Elsewhere, Sergio Ammirata, founder and chief scientist at SipRadius, points to the challenges of choosing the right codec for mission-critical links.


Sergio Ammirata, SipRadius

“AV1 ticks a lot of the right boxes, except one,” he says. “It has traditionally been viewed as too processor-intensive for realtime delivery. That aside, it is widely recognised as delivering excellent results, in bandwidth as much as 50% less than a traditional codec like H.264. It is also royalty free.”


According to Ammirata, SipRadius has addressed the processor challenge, implementing the codec in original software running Intel GPUs. “We have also provided the encapsulation into MPEG-TS so it can flow seamlessly through existing professional streaming fabrics. For those that prefer JPEG-XS, we have an MPEG-TS encapsulation for that codec, too.”

Paolo Cuttorelli, SVP for global sales at Evergent, also remarks that subscriber onboarding, entitlement, and payment processing tools are really put to the test around high-profile live sporting events.

“The ability to handle scale is fundamental to capitalise on expensive sports rights, and if it doesn’t go right you may lose those customers forever. Millions of user requests need to be processed simultaneously to ensure viewers can seamlessly access live streams,” Cuttorelli says.

In his view, content providers need specialised technology to handle peak engagement periods around live events, “not only to guarantee viewers have a frictionless onboarding and viewing experience but also to drive long-term retention rates and ensure money isn’t being left on the table.”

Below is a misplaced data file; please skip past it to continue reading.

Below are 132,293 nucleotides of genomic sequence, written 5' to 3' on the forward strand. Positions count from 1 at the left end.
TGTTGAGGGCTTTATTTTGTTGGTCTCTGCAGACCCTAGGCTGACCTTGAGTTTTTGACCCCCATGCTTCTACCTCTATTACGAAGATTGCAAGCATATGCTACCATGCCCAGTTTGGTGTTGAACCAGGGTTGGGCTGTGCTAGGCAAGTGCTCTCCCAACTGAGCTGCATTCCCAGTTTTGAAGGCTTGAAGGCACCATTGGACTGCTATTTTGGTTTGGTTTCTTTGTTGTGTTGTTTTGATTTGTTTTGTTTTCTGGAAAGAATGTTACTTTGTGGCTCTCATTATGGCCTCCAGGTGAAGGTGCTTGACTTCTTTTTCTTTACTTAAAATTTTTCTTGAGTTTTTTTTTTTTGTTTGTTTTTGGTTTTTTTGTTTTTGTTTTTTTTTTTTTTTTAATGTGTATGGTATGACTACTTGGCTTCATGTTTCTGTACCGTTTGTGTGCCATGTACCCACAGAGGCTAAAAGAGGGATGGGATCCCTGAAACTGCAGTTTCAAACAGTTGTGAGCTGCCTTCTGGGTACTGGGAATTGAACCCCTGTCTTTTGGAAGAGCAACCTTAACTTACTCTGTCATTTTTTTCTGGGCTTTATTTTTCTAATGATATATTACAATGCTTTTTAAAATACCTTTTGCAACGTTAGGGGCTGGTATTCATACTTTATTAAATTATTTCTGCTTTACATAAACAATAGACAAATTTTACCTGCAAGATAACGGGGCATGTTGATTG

Mass-market appeal

Ultimately, Cuttorelli says, live sports are one of the biggest subscriber pulls for any streaming service. “Content providers that can attract viewers to their platform for must-see events like the Olympics should prioritise a fan-centric feel across every step of the subscriber journey — helping deepen customer loyalty and unlocking upsell opportunities that deliver long-term revenue possibilities long after the closing ceremony.”


Paolo Cuttorelli, Evergent

Cuttorelli cites research from Kantar, which revealed European fans spend a lot of money on sports video subscriptions, with the average bill standing at €88 per month. “At a time when households are under increased pressure to reduce their subscription costs, content providers need to get closer to fans than ever before,” he says.

To gain a competitive advantage, he says, sports streaming providers must track and proactively act on changing consumer behaviour insights. “Collecting as much first-party data — any information gathered from direct interaction with your customer base — is essential as this information truly is a treasure trove to inform your decision-making and live sports events are perfect opportunities to build upon that treasure trove.”